Health, safety and local/national regulatory requirements must also be recognized in the coating specification. And this is where the coating engineer or the consultant who writes the coating specification must spend a lot of time with the facility owner or the maintenance engineer who is responsible for the maintenance painting and for health and safety. These meetings will help the specification writer understand all pertinent limitations at that particular facility. (Safety aspects are covered in more detail in the article Writing Safety Into Your Coating Specification.)
Ideally, the coatings engineer or consultant would be engaged by the facility owner and together they would inspect the plant with the painting contractor, covering all of the areas where painting is to done. They would look at the pressure vessels, the structural steel—all of the areas that require painting, and they would document:
- Access issues and solutions
- Which equipment can be taken out of service, if any
- What factors will affect the type of surface preparation that can be done
- Hot and cold surfaces
Once the coating engineer understands all of the limitations that will affect surface preparation and painting, then they can sit down and discuss limitations with the maintenance painting contractor—ideally a contractor who has experience with that particular plant. What methods have been used previously? What limitations does the contractor see for different surface preparation methods and the equipment and structures?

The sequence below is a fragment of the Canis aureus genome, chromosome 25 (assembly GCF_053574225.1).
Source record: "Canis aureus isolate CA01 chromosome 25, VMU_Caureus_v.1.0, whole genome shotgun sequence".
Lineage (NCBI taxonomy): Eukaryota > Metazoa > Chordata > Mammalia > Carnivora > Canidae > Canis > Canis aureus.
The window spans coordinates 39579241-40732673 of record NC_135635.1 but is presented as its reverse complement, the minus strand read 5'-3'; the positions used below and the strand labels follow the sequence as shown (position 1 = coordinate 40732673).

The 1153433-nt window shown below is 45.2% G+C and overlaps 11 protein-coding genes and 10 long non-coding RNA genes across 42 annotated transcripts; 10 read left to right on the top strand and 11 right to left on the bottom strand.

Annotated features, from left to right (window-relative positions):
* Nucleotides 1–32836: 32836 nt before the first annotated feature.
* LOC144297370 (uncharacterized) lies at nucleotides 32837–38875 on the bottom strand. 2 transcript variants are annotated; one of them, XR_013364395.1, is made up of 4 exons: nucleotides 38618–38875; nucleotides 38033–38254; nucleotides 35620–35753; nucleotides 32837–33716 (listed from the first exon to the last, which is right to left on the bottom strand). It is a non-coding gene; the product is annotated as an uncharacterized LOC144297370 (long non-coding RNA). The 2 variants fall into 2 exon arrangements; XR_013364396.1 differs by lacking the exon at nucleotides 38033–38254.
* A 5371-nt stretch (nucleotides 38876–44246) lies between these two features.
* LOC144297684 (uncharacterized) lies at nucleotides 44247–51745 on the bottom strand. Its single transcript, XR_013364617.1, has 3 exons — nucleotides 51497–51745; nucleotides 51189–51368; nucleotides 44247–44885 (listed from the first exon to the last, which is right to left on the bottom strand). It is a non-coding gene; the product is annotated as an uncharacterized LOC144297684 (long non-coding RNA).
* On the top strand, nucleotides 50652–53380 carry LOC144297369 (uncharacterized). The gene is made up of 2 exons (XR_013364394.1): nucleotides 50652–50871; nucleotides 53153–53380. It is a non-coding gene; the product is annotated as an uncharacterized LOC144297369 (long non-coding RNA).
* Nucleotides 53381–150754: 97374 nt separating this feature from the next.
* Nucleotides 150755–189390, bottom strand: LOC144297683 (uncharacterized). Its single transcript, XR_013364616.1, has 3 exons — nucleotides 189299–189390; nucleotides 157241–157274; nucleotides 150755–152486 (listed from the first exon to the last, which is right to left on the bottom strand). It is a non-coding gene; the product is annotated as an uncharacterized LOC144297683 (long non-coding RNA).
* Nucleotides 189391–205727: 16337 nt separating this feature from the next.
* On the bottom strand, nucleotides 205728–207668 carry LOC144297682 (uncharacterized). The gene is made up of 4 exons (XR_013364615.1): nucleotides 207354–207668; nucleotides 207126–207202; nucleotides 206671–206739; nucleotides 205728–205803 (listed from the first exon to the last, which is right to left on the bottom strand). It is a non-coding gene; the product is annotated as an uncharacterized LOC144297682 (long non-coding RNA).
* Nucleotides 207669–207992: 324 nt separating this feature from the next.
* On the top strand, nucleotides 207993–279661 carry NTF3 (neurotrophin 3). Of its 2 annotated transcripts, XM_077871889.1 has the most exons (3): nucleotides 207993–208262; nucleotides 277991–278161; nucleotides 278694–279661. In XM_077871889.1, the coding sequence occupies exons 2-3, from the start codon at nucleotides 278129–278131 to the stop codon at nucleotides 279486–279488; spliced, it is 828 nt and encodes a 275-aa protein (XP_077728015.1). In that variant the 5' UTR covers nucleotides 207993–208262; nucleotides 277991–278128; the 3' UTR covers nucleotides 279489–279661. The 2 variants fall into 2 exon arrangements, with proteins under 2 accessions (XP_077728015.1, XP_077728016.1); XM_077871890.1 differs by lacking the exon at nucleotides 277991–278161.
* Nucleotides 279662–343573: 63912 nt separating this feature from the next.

At this point, the coating specification can be drafted. Then the coating engineer will spend time with the facility owner and with the coating contractor, going through that first draft to include all the various practical requirements for containment, surface prep cleanup, and other restrictions that will impact coating application.
These are all of the special things that need to be incorporated into the coating specification. And, of course, the coating manufacturer who will supply the coatings must attend those meetings. Ideally, this would be a manufacturer who has supported that refinery or pulp and paper facility since newly built.
The combined experience of all these stakeholders should go into the maintenance painting specification.
A Recent Field Case in the North Sea
A company I recently worked for has many offshore facilities in the North Sea and around the United Kingdom. About 18 months ago, the company embarked on a major maintenance painting program on one of their offshore platforms. The coatings on this offshore rig had been left untouched to the point where there was extensive coating breakdown and some corrosion of the substrate.
This oil company has maintenance painting contractors present on all of their offshore facilities, so the contractor and the operations maintenance engineers were asked to come up with a maintenance program.
Bear in mind that in the North Sea environment there is only about a three-month window optimum over the summer when maintenance painting can be done. On offshore platforms, the size of the accommodation, and hence the number of beds that are available is limited, so accommodations are planned in detail during the design stage. That’s where the operations team has a major impact on the overall specification. It’s envisioned that during maintenance painting, so many personnel will be needed onboard, and therefore so many beds are incorporated into the design of the accommodation.